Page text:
Scarce relay-used torch from the 1998 Japanese Winter Games
Official 1998 Nagano Winter Olympics torch, comprised of aluminum and cotton, measuring 21.5" in length and 4.75" at its widest point. Manufactured by the Katsura Co., and designed by the Nagano Olympic Games Organizing Committee, the torch was inspired by pine branch torches called taimatsu that were used in the past in Japan. The hexagonal shape of the body represents snow crystals, with the silver color chosen to resemble a wintry landscape; when turned upside-down, the torch gives the resemblance of a Bonsho bell found in Buddhist temples. The six silver-colored vertical bands are adorned with raised pictograms of fifteen sporting events, as well as the Nagano Games logo and text in both English and French, "The XVIII Olympic Winter Games, Nagano 1998." The five red rings mounted to the top bear gold-colored Olympic rings, and the yellow rope wrapped to the lower handle is a reference to a traditional element of Japanese design. The upper portion of the torch bears evidence of use, and a back section of the uppermost red ring has separated, resulting in two small loose pieces that could be professionally restored if so desired; given its rear-facing direction, the separation in no way detracts from the torch's aesthetic appeal or regal presentation.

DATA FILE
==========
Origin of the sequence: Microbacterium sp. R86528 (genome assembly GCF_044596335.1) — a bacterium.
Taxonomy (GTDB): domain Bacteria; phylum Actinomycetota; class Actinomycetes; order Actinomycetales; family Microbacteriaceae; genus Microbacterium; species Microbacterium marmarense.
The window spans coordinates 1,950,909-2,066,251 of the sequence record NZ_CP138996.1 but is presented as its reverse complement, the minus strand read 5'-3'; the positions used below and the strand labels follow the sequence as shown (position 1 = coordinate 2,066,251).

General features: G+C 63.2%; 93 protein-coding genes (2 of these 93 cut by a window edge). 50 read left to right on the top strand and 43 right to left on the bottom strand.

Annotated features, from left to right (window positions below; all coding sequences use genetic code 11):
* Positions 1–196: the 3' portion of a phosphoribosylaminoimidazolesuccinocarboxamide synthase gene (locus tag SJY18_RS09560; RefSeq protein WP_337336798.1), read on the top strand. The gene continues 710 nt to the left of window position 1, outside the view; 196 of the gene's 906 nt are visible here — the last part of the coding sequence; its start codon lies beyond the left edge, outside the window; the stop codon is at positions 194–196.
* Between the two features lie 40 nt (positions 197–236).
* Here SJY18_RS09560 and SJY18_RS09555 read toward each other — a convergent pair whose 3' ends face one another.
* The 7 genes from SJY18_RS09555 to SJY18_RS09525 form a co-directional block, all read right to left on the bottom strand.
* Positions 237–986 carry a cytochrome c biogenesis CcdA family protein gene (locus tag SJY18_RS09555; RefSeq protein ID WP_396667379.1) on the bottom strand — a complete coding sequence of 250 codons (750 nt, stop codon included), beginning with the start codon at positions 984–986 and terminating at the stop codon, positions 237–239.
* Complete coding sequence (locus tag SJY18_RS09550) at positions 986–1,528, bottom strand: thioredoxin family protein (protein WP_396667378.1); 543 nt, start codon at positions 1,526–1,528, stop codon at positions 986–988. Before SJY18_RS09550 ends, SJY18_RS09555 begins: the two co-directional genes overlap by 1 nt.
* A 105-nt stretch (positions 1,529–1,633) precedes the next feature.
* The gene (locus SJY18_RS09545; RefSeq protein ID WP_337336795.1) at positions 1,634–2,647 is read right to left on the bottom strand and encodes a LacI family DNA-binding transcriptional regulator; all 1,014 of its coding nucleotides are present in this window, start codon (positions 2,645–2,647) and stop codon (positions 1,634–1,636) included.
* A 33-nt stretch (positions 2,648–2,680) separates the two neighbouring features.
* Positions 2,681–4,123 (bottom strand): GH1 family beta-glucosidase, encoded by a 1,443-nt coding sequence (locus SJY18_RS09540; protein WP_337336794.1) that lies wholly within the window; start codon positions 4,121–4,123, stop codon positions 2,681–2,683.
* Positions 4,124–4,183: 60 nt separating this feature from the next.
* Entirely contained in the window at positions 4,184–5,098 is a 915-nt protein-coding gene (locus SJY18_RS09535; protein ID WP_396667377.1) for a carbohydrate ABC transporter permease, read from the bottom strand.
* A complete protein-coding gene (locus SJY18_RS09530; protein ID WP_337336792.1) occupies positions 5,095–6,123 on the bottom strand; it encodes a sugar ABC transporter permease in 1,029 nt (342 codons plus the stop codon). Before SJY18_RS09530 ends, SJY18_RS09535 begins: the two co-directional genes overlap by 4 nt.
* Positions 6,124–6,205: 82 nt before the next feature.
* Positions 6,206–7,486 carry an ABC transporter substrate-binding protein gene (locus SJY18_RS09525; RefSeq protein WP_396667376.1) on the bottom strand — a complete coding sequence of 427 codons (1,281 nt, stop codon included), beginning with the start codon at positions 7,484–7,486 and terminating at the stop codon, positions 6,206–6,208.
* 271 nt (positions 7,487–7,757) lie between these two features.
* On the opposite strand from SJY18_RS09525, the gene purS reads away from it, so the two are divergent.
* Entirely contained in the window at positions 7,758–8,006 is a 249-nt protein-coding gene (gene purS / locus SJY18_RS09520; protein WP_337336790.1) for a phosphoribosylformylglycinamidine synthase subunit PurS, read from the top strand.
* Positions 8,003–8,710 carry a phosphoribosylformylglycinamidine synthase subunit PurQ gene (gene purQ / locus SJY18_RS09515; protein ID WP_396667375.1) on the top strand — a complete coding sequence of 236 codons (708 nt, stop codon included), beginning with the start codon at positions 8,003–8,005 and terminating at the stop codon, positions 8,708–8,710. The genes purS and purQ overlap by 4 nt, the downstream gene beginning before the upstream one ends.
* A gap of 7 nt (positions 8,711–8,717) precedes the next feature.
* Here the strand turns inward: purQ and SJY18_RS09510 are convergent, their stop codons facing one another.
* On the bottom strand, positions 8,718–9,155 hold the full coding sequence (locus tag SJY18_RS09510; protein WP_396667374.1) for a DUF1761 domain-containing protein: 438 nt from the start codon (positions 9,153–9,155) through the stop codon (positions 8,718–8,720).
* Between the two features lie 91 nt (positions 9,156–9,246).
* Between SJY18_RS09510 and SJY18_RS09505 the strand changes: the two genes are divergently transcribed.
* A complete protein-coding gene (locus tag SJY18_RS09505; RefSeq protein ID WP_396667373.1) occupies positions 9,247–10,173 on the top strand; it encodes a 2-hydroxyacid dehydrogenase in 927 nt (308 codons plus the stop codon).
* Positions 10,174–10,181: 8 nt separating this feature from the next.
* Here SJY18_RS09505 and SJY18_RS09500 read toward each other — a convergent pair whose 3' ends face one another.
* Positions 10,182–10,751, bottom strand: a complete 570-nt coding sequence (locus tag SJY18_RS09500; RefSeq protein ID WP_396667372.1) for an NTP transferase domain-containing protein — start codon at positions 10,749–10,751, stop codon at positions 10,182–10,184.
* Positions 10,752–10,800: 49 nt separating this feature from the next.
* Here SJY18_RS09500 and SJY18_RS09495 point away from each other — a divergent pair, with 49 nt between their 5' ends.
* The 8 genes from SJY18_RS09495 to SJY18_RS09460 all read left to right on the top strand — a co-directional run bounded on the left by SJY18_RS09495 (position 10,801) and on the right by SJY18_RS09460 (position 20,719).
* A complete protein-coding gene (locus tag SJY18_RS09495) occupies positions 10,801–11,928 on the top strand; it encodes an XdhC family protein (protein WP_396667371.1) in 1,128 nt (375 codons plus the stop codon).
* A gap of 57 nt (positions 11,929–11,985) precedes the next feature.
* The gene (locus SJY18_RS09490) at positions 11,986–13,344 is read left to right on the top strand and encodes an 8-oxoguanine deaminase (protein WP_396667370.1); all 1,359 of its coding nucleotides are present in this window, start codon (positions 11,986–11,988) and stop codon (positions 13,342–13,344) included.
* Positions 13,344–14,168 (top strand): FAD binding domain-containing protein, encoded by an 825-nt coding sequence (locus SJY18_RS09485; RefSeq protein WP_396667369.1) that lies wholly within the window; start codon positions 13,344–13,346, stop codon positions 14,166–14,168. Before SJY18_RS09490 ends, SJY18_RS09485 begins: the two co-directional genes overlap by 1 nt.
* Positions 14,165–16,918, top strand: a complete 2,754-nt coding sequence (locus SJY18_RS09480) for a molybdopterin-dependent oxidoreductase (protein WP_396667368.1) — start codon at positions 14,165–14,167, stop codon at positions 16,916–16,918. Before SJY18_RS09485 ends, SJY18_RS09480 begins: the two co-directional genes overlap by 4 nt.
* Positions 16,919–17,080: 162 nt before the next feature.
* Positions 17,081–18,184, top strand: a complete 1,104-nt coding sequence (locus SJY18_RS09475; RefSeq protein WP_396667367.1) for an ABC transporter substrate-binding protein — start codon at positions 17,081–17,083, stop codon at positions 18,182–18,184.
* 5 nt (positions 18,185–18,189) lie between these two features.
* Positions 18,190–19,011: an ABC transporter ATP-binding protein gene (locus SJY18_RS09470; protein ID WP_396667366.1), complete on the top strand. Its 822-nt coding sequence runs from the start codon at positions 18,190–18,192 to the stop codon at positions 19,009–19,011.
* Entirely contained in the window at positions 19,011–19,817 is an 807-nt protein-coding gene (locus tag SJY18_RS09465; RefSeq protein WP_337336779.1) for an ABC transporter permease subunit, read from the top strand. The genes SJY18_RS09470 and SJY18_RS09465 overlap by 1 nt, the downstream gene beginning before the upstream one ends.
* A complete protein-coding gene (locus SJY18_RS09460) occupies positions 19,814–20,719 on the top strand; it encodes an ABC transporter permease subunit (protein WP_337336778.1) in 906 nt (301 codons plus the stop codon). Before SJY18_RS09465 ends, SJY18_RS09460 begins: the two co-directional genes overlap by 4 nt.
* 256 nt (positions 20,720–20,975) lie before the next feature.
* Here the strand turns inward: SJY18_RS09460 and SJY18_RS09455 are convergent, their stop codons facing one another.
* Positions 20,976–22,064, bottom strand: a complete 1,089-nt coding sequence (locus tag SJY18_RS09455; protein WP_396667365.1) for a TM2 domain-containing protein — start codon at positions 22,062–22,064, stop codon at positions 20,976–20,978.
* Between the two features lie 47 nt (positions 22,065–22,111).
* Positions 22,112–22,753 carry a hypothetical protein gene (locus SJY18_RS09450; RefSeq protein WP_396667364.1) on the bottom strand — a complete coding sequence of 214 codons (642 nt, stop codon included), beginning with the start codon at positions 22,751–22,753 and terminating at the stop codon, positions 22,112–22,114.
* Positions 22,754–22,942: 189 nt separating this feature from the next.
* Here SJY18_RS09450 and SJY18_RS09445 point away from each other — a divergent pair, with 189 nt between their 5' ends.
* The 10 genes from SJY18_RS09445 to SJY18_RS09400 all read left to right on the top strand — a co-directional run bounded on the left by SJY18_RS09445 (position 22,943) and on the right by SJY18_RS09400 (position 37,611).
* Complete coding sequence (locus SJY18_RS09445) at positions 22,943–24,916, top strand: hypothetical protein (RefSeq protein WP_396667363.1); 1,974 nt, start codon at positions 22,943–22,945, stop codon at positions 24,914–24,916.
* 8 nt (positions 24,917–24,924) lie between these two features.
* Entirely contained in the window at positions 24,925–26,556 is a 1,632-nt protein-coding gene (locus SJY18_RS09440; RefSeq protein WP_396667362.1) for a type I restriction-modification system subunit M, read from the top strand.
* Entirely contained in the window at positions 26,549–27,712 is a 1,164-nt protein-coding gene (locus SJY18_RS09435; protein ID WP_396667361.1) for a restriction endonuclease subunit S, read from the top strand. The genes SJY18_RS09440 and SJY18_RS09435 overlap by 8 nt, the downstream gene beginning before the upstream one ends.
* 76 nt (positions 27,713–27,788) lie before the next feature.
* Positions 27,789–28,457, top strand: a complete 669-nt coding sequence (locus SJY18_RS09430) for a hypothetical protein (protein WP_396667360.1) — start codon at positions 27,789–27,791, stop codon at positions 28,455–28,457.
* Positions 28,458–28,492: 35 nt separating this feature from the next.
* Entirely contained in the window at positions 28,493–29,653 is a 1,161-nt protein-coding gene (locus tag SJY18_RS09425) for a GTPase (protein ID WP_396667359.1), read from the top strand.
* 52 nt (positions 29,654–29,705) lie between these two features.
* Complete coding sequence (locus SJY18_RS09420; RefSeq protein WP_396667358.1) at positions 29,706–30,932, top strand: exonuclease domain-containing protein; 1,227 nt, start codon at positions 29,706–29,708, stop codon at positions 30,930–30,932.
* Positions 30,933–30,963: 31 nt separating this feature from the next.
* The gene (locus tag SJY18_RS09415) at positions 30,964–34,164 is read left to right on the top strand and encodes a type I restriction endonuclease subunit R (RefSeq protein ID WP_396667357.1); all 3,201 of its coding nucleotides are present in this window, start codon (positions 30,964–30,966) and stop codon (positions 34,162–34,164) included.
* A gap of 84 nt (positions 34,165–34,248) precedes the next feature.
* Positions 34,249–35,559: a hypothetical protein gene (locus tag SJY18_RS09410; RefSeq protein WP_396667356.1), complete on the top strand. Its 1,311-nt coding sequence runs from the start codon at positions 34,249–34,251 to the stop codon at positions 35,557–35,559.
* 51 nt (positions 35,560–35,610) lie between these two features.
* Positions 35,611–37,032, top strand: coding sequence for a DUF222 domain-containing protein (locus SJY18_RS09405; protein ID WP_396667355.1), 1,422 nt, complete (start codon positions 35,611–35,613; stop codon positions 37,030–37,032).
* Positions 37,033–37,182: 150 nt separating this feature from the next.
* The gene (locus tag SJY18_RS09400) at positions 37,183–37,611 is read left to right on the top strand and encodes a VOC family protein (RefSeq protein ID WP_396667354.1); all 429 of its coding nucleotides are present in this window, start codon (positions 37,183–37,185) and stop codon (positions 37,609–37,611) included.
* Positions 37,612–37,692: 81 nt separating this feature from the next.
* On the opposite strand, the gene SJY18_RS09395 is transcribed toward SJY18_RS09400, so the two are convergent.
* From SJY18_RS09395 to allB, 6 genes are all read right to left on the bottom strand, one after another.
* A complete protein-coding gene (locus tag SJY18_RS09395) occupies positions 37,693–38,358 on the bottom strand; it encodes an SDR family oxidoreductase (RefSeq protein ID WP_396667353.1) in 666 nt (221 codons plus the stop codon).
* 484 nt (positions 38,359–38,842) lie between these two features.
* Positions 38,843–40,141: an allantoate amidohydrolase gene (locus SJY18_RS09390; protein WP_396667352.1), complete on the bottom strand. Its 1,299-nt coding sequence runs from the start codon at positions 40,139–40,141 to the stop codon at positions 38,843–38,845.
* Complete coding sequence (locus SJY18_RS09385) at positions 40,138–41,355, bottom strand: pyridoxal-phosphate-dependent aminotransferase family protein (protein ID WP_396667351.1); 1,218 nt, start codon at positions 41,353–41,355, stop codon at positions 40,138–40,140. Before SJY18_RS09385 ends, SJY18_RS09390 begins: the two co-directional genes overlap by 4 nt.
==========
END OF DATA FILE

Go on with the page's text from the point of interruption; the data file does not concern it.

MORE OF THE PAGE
The Olympic flame arrived in Tokyo on December 23, 1997, and was soon split into three flames at a ceremony in the Yoyogi Athletic Park on January 4, 1998. They were taken by plane to three destinations-the Eastern Japan route (Hokkaido), the Pacific Ocean route (Kagoshima), and the Sea of Japan route (Okinawa)-and, upon entering Nagano Prefecture from the north, south, and east, the flames were reunited in Central Square on February 6th. The relay lasted a total of 51 days, traveled over 3,400 km, and featured over 6,900 torchbearers. The Games themselves were highly successful, and witnessed the introduction of women's ice hockey, curling, and snowboarding. Additionally, National Hockey League players were allowed to participate in the men's ice hockey event. A scarce and brilliant Olympic torch that gracefully blends Japanese tradition with a modern touch.